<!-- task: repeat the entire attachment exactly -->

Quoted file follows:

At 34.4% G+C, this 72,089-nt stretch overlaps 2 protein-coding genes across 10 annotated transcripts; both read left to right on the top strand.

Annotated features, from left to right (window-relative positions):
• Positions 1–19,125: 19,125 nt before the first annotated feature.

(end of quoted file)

At 34.4% G+C, this 72,089-nt stretch overlaps 2 protein-coding genes across 10 annotated transcripts; both read left to right on the top strand.

Annotated features, from left to right (window-relative positions):
• Positions 1–19,125: 19,125 nt before the first annotated feature.